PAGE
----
Choosing the ideal temperature for your home is often a case of personal preference. While many factors can make a house seem warmer or colder, choosing the right temperature is usually down to the inhabitants of the home.
In general, the ideal temperature of your home should be the coldest temperature you are comfortable with. It’s cheaper and more energy-efficient to keep your home cooler and only use the heating when you need to. But what temperature should you set your thermostat to?
According to studies carried out in the UK, the ideal room temperature is 18°C to, yet us guys in the UK & USA will set their thermostats to around 20°C or even 22°C. In this article, we will look at the different factors that will determine how warm you keep your home and how you can make your heating system even more efficient.
Who lives in the home?
If there are young children or the elderly living in the home, you will need to pay close attention to your thermostat. This is because babies and the elderly are less capable of regulating their temperature. They are more likely to be chilly in the winter and to overheat in the summer.
The ideal temperature for a baby
A baby’s room should be kept at around 16-20°C. Keep a thermometer in the room so you can keep an eye on the temperature. Many parents like their baby to sleep in their bedroom for the first 6 months as it is easier to regulate the temperature when you are in the same room.
The ideal temperature for the elderly
For elderly residents, the room temperature should not fall below 18°C, even at night. This is because cold temperatures can aggravate chest and heart conditions by raising the blood pressure. To help save on energy bills, you can focus on heating only the inhabited rooms in your home.
Elderly residents can also layer up their clothing to make sure they are comfortable. If the temperature drops below 9°C, there is an increased risk of hypothermia. And a temperature between 9-12°C and above 24°C can increase the risk of stroke.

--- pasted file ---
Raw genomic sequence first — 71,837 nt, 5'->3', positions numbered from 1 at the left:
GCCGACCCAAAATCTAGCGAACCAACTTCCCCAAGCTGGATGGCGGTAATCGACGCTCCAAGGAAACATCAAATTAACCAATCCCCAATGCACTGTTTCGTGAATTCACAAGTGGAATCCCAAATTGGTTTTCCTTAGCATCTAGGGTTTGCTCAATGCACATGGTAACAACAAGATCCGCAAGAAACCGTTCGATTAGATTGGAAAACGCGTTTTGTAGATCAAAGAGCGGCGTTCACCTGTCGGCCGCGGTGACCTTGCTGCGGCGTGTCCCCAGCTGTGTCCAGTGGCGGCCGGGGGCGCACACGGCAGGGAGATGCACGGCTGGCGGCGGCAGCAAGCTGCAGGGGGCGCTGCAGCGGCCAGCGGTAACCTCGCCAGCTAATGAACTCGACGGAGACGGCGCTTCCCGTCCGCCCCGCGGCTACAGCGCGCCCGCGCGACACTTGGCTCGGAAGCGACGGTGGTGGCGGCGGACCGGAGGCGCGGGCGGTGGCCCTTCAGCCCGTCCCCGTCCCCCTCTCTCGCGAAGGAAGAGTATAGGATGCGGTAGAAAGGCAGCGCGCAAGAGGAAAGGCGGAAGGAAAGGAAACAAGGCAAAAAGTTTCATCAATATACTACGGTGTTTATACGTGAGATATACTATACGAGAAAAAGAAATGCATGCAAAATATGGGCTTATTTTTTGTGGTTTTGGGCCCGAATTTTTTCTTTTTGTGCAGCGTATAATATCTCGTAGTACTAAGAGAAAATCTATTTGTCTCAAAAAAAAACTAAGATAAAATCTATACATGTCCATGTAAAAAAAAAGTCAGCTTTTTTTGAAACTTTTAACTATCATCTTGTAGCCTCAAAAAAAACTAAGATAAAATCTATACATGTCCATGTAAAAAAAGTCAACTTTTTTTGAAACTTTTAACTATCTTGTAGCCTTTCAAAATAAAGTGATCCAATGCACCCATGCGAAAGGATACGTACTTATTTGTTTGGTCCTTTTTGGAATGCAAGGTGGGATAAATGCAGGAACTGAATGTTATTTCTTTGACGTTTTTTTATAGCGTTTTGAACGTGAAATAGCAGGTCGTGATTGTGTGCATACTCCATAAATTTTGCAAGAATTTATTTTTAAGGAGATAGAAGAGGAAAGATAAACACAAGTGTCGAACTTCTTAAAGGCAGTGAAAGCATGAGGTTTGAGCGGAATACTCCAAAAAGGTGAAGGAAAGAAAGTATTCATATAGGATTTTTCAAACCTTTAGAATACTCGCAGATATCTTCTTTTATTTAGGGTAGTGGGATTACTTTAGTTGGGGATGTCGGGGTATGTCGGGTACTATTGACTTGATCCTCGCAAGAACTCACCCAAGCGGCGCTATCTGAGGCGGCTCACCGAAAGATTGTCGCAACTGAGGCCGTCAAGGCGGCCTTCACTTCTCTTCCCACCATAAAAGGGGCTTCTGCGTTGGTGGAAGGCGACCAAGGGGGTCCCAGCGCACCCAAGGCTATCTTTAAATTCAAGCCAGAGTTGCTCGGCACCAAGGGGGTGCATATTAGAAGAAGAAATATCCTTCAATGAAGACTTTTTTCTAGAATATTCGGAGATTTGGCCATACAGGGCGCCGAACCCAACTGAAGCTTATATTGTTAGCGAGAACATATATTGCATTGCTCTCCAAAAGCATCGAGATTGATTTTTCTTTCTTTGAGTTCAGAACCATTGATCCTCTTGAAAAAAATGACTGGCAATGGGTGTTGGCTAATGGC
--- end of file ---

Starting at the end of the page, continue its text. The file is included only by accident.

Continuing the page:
Heating for your health
According to the World Health Organisation, a well-dressed person will be comfortable in a room that is heated to 18°C. If you’re unwell, you may want to increase this to 20°C to help aid your healing. If you are conscious of the energy you are using and want to reduce your carbon footprint, you should be able to drop your thermostat to the lowest you are comfortable with, provided you do not have any underlying health conditions.
Efficiency versus comfort?
If you want to conserve energy and you do not have any underlying health conditions, you may want to set your thermostat as low as 16°C and then simply layer up your clothing. Dropping your thermostat temperature by just 1°C can help to save as much as 10% on your energy bills. Throwing on an extra layer could, therefore, add up to some big savings.
Focus on improving heat efficiency
Turning up the thermostat is one way to heat your home, but you could also focus on improving efficiency. By regularly servicing your boiler with the help of a boiler care plan, you can help to increase efficiency and make sure you aren’t wasting any energy. You should also focus on getting rid of draughts, covering hard surfaces and making sure your roof is properly insulated. If you fail to take these steps, you home could feel a lot colder, no matter how high you set your thermostat. This can help you to get a lot more for your money and enjoy a more energy-efficient home.